New estimates of the amount of electricity that could be generated from tides in the Pentland Firth are throwing a spotlight on future energy engineering needs
The week ahead: the turning of the tide
Last week The Engineer reported on how Scotland’s renewables industry is employing record numbers and that the march of the frackers is gathering pace.
Scotland’s renewable ambitions received a further boost today with news that tides in the Pentland Firth could be used to generate approximately 1.9GW of electricity.
Engineers from Edinburgh and Oxford Universities conducted the study, which was commissioned and funded by the Energy Technologies Institute as part of its Performance Assessment of Wave and Tidal Array Systems (PerAWAT) project.
The research team believe that up to 4.2GW could be harnessed in the stretch of water but the relative efficiency of tidal turbines brings the estimate down to 1.9GW.
The team add that turbines would need to be located across the entire width of the channel to realise the full potential of its tidal streams and that locations have been identified for maximum returns on the energy source.
Employment in Scotland’s renewables industry may have risen by five per cent to 11,695 full-time staff but this is tempered by familiar warnings of emerging skills shortages, an issue identified today as the biggest hindrance to growth for the oil and gas industry in 2014.
Last week’s survey of 540 companies by Scottish Renewables found that over half (54 per cent) planned to take on more staff this year, but the same report highlighted where gaps will occur.
Of the companies identifying skills gaps, 34.6 per cent said they were in need of more graduate level engineers, 29.3 per cent said they require technician engineers, and 27.8 per cent said they needed more instrumentation and construction engineers.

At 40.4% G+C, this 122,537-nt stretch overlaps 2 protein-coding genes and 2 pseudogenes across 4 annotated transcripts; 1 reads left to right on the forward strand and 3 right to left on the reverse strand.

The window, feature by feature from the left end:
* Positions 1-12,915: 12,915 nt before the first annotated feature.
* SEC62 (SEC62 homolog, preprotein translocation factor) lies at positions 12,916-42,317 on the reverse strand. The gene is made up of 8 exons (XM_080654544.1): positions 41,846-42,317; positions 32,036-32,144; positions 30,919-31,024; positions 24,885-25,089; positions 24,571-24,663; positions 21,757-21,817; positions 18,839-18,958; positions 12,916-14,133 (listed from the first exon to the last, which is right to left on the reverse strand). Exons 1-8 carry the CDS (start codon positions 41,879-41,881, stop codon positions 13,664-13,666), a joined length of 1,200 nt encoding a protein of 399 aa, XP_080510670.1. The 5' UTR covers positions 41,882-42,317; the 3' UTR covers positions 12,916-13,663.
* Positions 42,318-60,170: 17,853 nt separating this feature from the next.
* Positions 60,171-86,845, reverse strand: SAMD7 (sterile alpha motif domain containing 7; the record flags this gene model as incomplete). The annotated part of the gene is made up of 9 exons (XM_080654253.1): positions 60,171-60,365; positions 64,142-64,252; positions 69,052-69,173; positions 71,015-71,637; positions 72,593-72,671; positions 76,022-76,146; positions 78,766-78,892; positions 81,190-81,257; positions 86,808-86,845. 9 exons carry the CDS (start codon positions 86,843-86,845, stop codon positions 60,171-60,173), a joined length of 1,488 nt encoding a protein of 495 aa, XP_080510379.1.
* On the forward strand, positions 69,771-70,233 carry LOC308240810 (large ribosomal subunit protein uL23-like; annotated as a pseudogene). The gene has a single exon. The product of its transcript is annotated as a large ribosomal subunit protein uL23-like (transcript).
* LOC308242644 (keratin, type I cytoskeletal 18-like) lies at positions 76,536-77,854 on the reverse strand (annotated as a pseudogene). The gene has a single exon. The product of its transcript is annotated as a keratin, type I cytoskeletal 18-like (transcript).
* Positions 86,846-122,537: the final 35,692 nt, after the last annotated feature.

In the shale domain IET hosts a session on fracking at Roll-Royce’s learning and development centre in Derby this week, where Cuadrilla Resources will explain the process, the potential for its use in the UK and how they plan to address numerous concerns expressed about it.
This event occurs in the same week that Energy minister Michael Fallon goes before House of Lords Economic Affairs Committee to give evidence on economic impact of shale gas on energy policy.
The USA has embraced its shale oil and gas industry but is not immune to skills shortages, a fact highlighted in a report published today.
DNV GL’s annual report, Challenging Climates: The outlook for the oil and gas industry in 2014, has been produced with input from a survey of over 430 oil and gas professionals and interviews with 20 industry executives.
For the second year running it found that skills shortages were the number one concern for leaders within the industry, a situation pushing up salaries for contactors alone to an average of $1,000 a day.
The report reveals an overall mood of optimism in the industry for the year ahead (88 per cent) but highlights a list of positions that are becoming increasingly hard to fill globally. They are: project managers (38 per cent), who are most in demand in Asia Pacific; plus offshore-related engineers (marine, technical, operational, piping) (24%), and safety and risk engineers (16 per cent)).
The rapid growth of shale oil and gas production in the US, and the changing nature of projects, has led 59 per cent of respondents to identify acute skills deficiencies.
DNV GL, a technical advisor to the oil and gas industry, believes a more diverse approach to recruitment could help the issue.
‘The skills it takes to manage the construction of a space shuttle or hospital are not necessarily so dissimilar to what’s needed to manage the construction of an oil platform,’ said Elisabeth Tørstad, CEO of DNV GL – Oil & Gas. ‘We will have a talent squeeze if we seek to duplicate the people in the industry today, but not if we are able to utilise the wider talent pool available to us.’